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Toshiba's spintronics transistor and a new storage mechanism in silicon come to life

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December 8, 2009

The device developed at the University of Twente consistently transfers magnetic informati...

The device developed at the University of Twente consistently transfers magnetic information into silicon at room temperature, a vital step forward for future spintronics developments

In a recent issue of the journal Nature, researchers from the University of Twente, Netherlands, explain how they succeeded in transferring magnetically coded information directly into a semiconductor, for the first time at room temperatures. Meanwhile, Toshiba announced at the International Electronics Devices Meeting (IEDM) it has developed a MOSFET transistor harnessing spintronics, demonstrating stable, fast and low-power performance.

Manipulating electronic spins in room-temperature silicon

Compared to bulky relays or vacuum tubes, today's electronics is undoubtedly a tremendous leap forward; however, despite constant advancements, representing a bit with a charge requires an high amount of power, part of which is wasted as heat, reducing efficiency and battery life in portable devices. This is where spintronics comes into play, as manipulating the spin of electrons rather than charge could save us a lot in our energy bill and give us far greater autonomy to laptops, iPods and the likes.

Considered by many as a very strong candidate for the next generation of personal electronics, research in spintronics is so active that, these days, an edition of journals like Science or Nature hardly hit the stands without mention of new advancements. Part of the reason for this is also that not much at all is known at this point, making researching spintronics a bit like walking in uncharted territory — a treasure could be hiding around nearly any corner.

We've previously covered how researchers achieved all-electric spin control. Diamonds, or rather nitrogen impurities in them, have already been shown to be an outstanding mean to both probe and quickly manipulate electronic spins even at room temperatures, but they would likely result in expensive chips that will probably never make it to mass production.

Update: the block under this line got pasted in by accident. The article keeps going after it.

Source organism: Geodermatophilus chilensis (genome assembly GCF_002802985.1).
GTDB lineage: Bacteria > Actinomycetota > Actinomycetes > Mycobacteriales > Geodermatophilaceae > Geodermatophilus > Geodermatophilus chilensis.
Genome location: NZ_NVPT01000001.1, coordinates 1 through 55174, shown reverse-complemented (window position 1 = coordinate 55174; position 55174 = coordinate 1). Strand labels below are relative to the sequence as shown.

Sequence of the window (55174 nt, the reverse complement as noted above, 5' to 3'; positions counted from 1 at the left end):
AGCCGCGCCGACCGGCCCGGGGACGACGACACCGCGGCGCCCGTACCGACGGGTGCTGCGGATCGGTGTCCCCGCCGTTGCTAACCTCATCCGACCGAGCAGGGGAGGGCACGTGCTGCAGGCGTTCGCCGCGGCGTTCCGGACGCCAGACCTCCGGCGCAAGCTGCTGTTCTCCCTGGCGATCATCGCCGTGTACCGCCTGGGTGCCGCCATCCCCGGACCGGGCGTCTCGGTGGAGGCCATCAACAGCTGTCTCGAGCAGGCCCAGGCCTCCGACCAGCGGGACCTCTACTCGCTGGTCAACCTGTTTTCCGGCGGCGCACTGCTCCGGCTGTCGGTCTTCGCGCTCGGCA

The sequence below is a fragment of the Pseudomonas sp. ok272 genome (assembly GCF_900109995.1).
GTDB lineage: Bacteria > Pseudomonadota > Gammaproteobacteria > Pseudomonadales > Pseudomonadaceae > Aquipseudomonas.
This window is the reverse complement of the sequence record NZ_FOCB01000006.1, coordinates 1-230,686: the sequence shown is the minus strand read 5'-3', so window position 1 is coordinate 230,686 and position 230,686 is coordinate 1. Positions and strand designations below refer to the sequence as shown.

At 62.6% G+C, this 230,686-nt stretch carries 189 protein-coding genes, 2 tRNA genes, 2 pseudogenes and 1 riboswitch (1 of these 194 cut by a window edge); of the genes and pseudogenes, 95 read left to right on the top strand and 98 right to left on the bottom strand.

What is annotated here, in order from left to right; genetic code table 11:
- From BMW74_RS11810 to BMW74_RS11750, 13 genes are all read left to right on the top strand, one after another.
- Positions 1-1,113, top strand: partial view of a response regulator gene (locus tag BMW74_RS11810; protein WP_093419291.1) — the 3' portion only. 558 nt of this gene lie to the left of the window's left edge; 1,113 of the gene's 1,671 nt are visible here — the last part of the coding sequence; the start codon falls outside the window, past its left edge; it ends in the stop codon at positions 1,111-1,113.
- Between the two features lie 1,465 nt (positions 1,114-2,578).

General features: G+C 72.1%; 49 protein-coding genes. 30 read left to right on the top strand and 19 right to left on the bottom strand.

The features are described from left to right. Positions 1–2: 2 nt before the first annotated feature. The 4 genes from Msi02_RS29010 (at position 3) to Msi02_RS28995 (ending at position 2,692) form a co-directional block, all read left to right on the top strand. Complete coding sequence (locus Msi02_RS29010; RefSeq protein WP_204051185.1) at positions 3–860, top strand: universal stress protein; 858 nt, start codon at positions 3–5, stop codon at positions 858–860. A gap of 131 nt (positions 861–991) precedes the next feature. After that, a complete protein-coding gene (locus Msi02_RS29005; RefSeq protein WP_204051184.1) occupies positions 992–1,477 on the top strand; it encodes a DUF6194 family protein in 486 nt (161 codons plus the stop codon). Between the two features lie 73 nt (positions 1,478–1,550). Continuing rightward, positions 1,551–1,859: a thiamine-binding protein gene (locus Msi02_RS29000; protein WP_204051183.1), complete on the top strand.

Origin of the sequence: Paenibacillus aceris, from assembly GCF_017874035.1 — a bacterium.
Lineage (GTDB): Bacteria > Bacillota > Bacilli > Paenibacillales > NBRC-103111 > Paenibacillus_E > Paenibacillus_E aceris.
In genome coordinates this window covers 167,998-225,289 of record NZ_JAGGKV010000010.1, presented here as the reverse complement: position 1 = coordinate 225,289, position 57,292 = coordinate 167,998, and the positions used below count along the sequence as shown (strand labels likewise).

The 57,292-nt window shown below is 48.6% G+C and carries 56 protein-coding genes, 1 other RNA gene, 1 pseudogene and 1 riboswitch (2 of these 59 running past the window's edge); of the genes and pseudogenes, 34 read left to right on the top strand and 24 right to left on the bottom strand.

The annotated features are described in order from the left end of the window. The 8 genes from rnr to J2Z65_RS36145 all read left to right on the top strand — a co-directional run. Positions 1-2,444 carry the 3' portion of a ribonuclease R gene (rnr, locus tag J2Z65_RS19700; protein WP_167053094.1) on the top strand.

The industry's aim is therefore to use the already familiar silicon for these purposes, which is exactly what the researchers at the University of Twente managed to do. While others had already reported being able to store spin information in silicon, the Twente team is the first to achieve this at room temperatures, a necessary step for future mass production and something that will likely facilitate future research as well.

To achieve an efficient information exchange, the researchers inserted a very thin layer of aluminum oxide between the magnetic material and the semiconductor. When applying a current across this layer, which is less than one nanometer thick, the information is readily transferred to the silicon.

The researchers found that the spin information can propagate into the silicon to a depth of several hundred nanometers, which is enough to allow the operation of nanoscale spintronic components. The next challenge will be to build new circuits and components that use this acquired information to manipulate spin information rather than charge — and a very significant step in this direction has just been made public by Toshiba.

Toshiba develops its own spintronics transistor

The demonstration that Toshiba researchers gave yesterday at the International Electronics Devices Meeting in Baltimore, Maryland is a very good example of the active interest the electronics industry has with respect to spintronics. The Japanese IT giant has announced it has manufactured a MOSFET transistor — the kind which is by far the most common — using the principles of spintronics, and with lab tests verified it has a stable performance.

"Continuing advances in MOSFET devices based on current miniaturization technologies will inevitably hit a wall as they meet such problems as relative degraded performance due to the increase in the resistance of global wiring and increased power consumption due to current leakage," Toshiba says. "Spintronics is regarded as a major candidate among potential solutions to this problem, but its application in a transistor has only recently started and has only been partially proved."

Toshiba has introduced magnetic layers into the source and drain of a MOSFET cell, and successfully applied these to controlling spin direction. According to Toshiba, this device shows fast random write and access speeds with low power consumption and opens the way to next-generation non-volatile devices that can be used as reconfigurable logic devices.

While we are waiting for further details to emerge, Toshiba assured it will continue to promote development toward establishing fundamental technologies for the application of spintronics after 2015.

About the Author
Dario Borghino Dario studied software engineering at the Polytechnic University of Turin. When he isn't writing for Gizmag he is usually traveling the world on a whim, working on an AI-guided automated trading system, or chasing his dream to become the next European thumbwrestling champion.   All articles by Dario Borghino
1 Comment

What really fascinates me is that spin polarized electrons are now manipulated at room temperature, this is amazing :) and harnessing it into a gate MOSFET is really extraordinary, kudos ! Toshiba.

Faraz Nizamani

Facebook User
9th December, 2009 @ 01:30 am PST
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